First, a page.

A fisherman and a boatman were among those who risked their lives and managed to save six students
Murud: Two local fishermen were the heroes on Monday at Murud, where 14 students of Abeda Inamdar College, Pune, drowned at the beach.
Mohan Maku (left) and Ravindra Sakharkar (right), who dived into the sea to rescue six students at Murud. Pic/Shadab Khan
The incident happened during high tide around 4 pm. Fisherman Ravindra Sakharkar (34), who was in the vicinity when the tide swept away the students, did not think twice before jumping into the sea. Sakharkar, who was married only in June 2015, managed to save six people with help from others, according to eyewitnesses.
“At 4.05 pm a fellow koli came running, shouting that some kids were drowning,” Sakharkar told mid-day. “I immediately ran to the waters to save them. It was difficult, as the waves were big. I knew I had to battle the waves. Otherwise the kids would’ve died. I didn't count how many I managed to pull to safety.”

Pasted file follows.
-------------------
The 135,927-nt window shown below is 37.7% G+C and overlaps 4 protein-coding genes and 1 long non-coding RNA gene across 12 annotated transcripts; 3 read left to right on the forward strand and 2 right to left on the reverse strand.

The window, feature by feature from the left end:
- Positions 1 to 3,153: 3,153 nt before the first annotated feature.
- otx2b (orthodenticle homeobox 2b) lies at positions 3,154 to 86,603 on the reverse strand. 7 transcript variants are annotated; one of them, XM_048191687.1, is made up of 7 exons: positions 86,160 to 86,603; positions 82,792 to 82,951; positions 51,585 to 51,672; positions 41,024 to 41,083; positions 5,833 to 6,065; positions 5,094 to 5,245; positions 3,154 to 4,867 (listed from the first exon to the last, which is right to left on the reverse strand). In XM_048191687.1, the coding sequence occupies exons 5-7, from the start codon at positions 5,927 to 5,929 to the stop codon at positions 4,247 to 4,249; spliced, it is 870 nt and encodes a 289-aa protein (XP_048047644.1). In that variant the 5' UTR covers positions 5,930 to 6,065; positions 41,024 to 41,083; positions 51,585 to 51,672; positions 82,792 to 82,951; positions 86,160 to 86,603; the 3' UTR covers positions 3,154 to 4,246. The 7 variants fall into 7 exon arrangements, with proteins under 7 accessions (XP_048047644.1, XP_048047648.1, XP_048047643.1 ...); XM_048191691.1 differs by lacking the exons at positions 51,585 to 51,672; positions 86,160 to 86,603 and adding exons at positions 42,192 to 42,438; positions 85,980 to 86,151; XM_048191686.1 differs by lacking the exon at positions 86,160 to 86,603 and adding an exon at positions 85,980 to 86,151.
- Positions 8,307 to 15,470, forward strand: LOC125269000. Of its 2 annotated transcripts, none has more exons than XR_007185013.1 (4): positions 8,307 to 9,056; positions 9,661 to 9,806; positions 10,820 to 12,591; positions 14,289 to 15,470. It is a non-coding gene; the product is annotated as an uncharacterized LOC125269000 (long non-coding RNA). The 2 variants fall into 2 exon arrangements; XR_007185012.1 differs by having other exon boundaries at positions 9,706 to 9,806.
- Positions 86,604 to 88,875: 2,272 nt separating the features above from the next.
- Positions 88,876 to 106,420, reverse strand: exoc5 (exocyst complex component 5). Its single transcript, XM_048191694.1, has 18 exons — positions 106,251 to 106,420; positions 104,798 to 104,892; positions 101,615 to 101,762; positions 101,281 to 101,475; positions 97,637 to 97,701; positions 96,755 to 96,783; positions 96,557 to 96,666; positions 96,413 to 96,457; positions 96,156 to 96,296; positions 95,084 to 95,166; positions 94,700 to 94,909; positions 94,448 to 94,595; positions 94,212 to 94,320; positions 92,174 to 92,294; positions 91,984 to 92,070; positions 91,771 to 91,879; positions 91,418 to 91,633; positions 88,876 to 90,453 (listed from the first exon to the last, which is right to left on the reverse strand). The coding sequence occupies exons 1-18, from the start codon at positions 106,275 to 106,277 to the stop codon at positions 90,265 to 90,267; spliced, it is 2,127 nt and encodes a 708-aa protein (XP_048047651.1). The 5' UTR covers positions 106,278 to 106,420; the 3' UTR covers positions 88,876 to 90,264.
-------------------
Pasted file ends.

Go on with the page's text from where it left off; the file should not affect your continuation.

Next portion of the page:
Battling the waves alongside Sakharkar was boatman Mohan Maku (56). Maku too endangered his life, taking his only source of livelihood into the choppy sea without a second thought.
“I took some men and went in with the boat,” said Maku. We saved some girls. When I realised how deep we were, I knew my boat was going to get damaged, but their lives were more important. And I knew I have good friends who will help me in need.”
As Maku dived into the sea, he found it particularly difficult to pull out one girl. When he ducked into the water, he found a boy clinging to the girl tightly, making it impossible for her to be rescued. “I had to go further in, and release the boy first. Then we went for the girl. Both were safely rescued thankfully,” said Maku.
The six rescued students are being treated at the Gramin Hospital, Murud. Yadavrao, the sub-district magistrate of Murud, said , “They are fine now.”
Prakash Mehta, guardian minister for Raigad, said, “The students were late to reach the picnic spot. So in the excitement they jumped into the water despite local vendors and tongawalas telling them to be cautious.”